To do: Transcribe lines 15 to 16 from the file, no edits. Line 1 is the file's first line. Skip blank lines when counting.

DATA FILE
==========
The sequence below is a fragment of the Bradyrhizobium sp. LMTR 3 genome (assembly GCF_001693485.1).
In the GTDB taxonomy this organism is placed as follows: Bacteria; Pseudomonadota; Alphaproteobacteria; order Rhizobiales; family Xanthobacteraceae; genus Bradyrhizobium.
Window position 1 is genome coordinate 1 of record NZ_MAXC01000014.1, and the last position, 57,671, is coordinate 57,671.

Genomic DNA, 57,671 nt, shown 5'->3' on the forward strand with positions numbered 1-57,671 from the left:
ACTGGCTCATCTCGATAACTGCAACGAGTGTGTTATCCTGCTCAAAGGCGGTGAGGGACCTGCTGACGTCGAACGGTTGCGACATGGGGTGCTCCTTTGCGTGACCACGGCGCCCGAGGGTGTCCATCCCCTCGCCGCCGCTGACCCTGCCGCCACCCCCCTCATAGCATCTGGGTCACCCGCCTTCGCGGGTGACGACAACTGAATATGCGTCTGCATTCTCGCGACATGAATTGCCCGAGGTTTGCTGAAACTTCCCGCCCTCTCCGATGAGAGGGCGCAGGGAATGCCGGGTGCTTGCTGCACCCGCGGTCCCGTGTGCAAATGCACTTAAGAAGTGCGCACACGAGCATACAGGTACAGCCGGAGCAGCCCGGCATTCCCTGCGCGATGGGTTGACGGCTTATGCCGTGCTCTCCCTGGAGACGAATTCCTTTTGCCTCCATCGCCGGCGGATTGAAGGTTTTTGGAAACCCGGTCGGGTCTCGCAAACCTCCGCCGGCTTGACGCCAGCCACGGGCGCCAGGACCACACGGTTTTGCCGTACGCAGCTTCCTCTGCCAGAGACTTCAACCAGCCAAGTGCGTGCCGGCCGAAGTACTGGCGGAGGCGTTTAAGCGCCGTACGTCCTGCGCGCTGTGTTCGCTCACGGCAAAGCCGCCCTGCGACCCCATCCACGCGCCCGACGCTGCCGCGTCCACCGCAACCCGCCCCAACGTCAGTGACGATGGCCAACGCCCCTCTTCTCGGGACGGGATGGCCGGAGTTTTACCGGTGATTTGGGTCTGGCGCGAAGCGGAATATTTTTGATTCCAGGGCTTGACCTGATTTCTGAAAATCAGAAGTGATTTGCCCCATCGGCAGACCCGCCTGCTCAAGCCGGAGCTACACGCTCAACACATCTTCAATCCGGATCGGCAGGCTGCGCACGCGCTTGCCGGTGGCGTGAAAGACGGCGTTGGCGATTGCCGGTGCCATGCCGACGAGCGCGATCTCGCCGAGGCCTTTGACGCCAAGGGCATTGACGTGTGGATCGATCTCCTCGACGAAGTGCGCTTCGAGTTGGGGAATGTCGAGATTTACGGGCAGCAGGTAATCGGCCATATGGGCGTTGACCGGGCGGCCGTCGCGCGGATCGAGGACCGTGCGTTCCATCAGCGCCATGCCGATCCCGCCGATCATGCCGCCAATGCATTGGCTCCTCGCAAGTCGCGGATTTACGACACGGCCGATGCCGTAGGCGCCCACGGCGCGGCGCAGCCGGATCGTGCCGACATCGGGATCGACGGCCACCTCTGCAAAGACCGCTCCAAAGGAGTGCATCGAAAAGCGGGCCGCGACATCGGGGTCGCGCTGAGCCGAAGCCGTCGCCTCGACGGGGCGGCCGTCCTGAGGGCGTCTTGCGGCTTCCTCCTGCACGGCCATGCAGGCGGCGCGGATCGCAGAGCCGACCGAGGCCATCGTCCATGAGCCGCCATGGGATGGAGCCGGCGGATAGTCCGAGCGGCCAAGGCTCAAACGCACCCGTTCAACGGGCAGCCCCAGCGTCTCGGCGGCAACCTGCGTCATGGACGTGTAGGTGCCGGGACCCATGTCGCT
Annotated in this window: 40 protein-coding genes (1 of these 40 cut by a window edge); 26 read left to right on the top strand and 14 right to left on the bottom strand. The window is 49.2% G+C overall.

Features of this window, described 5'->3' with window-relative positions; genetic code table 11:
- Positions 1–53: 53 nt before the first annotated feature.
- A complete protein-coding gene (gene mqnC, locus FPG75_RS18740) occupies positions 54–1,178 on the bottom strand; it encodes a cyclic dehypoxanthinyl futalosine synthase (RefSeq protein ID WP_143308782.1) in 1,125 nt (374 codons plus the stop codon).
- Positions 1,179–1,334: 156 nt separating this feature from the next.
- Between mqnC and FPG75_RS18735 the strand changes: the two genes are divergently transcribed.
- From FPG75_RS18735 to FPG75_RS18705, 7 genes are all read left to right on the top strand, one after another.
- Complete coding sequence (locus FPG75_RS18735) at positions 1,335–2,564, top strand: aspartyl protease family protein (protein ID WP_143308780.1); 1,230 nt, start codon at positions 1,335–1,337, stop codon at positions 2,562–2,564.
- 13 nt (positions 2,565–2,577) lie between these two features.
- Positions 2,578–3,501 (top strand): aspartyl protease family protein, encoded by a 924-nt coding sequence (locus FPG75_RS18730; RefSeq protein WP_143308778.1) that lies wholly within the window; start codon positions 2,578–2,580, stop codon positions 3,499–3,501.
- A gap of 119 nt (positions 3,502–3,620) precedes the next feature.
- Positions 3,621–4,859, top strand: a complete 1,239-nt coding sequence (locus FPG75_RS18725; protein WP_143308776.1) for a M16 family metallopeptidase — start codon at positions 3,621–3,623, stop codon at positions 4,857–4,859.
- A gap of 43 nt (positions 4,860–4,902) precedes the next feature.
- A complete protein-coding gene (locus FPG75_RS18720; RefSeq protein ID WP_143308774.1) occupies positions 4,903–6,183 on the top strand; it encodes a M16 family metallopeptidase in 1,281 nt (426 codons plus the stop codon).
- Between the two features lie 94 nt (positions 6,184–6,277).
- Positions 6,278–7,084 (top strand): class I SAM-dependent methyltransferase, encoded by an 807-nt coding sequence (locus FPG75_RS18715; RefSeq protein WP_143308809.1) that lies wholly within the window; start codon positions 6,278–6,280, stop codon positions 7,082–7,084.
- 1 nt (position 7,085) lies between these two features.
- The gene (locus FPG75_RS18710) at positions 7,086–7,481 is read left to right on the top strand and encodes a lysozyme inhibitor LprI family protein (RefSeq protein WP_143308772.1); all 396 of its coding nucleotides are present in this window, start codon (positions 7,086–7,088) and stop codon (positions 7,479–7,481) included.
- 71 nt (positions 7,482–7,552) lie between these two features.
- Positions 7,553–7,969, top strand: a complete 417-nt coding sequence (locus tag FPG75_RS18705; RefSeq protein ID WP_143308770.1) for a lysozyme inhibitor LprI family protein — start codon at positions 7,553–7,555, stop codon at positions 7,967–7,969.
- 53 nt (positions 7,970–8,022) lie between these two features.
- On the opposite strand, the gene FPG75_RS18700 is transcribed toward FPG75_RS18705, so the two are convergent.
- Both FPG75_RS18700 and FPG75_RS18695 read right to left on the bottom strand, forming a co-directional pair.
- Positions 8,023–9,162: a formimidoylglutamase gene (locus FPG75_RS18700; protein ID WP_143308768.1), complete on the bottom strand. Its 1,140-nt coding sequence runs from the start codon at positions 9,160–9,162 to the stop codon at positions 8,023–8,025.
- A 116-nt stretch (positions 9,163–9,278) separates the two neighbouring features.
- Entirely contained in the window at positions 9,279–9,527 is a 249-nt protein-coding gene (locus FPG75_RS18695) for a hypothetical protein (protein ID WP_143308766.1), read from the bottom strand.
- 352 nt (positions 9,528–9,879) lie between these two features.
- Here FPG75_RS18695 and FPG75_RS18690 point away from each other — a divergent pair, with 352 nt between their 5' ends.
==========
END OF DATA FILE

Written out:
- Positions 2,578–3,501 (top strand): aspartyl protease family protein, encoded by a 924-nt coding sequence (locus FPG75_RS18730; RefSeq protein WP_143308778.1) that lies wholly within the window; start codon positions 2,578–2,580, stop codon positions 3,499–3,501.
- A gap of 119 nt (positions 3,502–3,620) precedes the next feature.